In 1992 the US author and relationship counsellor John Gray wrote the best-selling book Men Are from Mars, Women Are from Venus. It magnified the questions around what has been an ongoing topic of debate and intrigue – how are men and women so different? Do they think differently and if so, do they see and therefore write about their respective worlds differently in fiction?
There are occasions when the divide between females and males are used to hide sexism, but often the differences between them are commonly recognised. There are certain biases that are specific to women and men. When men write novels with female characters, these biases often affect how the story is told.
Looking at classic literature, or at studied reading lists, you’ll find there’s no shortage of white male authors who’ve been celebrated for their work. However, you wouldn’t necessarily be able to say the same about women of different ages, social classes and ethnicities. Throughout history, there has been an imbalance around those whose voices and stories get published (usually elite, white men) and those who don’t (women, working-class writers and writers of colour). Therefore, on many occasions, male writers have written from a female perspective – but are they doing it right?
As storytellers, authors must carefully tread the line between appropriation and creative license. If authors don’t know what it’s like to live a day in the shoes of their characters, then how can they ensure their story is a valid representation?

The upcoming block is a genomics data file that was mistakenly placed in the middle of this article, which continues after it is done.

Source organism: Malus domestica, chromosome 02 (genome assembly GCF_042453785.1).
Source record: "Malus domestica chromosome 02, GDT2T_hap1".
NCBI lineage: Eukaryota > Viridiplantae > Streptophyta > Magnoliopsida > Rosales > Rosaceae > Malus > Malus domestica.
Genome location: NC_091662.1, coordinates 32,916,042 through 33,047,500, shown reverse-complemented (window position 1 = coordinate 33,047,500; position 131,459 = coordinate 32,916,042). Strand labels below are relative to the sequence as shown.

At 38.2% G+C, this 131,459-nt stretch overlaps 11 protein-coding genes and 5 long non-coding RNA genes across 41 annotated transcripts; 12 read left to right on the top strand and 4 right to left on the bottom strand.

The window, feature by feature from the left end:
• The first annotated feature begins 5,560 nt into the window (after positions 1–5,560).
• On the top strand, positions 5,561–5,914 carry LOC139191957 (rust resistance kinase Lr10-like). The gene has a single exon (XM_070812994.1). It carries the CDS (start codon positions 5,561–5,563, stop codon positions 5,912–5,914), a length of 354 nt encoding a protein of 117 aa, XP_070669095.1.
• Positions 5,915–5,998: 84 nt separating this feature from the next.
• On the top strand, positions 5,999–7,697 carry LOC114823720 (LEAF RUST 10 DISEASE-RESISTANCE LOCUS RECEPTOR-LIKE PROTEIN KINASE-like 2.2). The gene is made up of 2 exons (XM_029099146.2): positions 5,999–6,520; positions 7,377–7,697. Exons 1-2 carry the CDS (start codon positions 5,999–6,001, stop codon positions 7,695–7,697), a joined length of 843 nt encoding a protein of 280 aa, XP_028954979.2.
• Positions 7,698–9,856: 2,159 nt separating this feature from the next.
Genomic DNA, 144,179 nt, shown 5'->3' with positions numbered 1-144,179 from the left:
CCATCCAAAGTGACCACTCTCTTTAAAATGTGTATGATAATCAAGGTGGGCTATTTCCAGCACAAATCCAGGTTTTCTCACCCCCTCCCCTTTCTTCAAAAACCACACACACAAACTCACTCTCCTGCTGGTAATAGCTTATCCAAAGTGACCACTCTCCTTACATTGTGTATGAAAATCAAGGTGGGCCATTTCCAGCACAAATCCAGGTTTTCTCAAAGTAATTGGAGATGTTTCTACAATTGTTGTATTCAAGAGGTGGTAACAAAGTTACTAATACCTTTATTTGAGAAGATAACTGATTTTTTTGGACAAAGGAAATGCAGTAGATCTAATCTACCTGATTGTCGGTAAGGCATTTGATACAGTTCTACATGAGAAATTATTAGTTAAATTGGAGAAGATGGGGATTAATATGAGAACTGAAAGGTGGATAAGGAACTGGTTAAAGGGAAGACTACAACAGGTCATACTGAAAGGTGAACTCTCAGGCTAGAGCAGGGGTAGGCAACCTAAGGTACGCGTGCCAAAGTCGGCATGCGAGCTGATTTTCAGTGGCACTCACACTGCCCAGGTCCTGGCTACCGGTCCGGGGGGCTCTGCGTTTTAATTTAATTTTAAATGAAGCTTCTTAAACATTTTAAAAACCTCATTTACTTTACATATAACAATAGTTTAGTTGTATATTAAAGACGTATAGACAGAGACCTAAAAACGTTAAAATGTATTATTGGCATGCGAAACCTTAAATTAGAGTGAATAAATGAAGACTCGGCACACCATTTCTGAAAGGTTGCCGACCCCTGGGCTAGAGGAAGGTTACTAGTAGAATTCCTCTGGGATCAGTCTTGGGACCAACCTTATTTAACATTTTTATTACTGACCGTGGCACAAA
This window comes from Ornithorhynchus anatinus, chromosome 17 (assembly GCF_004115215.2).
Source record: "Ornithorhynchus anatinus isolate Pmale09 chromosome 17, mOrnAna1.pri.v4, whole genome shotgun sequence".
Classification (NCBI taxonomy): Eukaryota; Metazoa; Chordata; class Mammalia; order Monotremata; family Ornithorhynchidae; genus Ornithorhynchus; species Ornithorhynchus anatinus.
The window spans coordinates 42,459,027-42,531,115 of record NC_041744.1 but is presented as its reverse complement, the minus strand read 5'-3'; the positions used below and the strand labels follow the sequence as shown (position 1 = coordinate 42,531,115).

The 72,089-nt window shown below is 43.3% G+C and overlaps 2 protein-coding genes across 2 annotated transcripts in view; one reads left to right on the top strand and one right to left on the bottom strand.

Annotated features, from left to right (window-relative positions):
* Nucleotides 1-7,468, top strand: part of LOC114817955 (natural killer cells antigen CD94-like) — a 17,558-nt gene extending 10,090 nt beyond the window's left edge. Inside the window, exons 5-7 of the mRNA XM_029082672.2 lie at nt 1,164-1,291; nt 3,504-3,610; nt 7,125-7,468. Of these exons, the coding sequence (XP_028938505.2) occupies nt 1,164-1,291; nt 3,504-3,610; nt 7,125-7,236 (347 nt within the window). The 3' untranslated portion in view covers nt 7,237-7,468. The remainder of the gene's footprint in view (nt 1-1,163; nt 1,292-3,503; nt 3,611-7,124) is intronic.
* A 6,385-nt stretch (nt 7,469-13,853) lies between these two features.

Pamela by Samuel Richardson, described as ‘one of the most spectacular successes of the flourishing literary marketplace of eighteenth-century London‘ is one example of a male author writing a typically male interpretated female character, portrayed as weak and merely a sexual pursuit. Many other early literary classics have been noted for their terribly written (by men!) female protagonists, including Leo Tolstoy’s War andPeace, Thomas Hardy’s Jude the Obscure and Ray Bradbury’s Fahrenheit 451. This 2019 Buzzfeed article provides further damning evidence of ’18 Men Who Need to be Banned from Writing Female Characters Forever‘.
To be frank, most men haven’t lived a day in a woman’s shoes and they therefore know nothing about our experiences, our bodies, our emotions or the many prejudices we face. That ignorance often shows itself in their unauthentic and out of touch representations of women.
Today, in 2020, women have come a long way from the classic and “great novels” of the past. We have proven our worth and gone beyond the limits society often imposed on us, to excel in historically sexist industries like publishing. More and more women authors are being recognised for their talents and the industry is (finally) beginning to show signs of improvement. We have demonstrated that we can not only write stories, but we are even better at writing about ourselves than men. However, there is still a long way to go, including the battle to get a broader representation of authors of colour to also tell their own stories. The best stories (in my opinion) come from authors who can relate to their characters and therefore write more realistic and in turn, relatable characters for readers.
Although efforts at understanding, empathising, and inhabiting the soul of someone whose life experience is not your own enables writers to develop and grow, it really is about time that men left the more significant female characters to women. Women are the ones who know themselves best, so it makes sense that we should be writing about ourselves!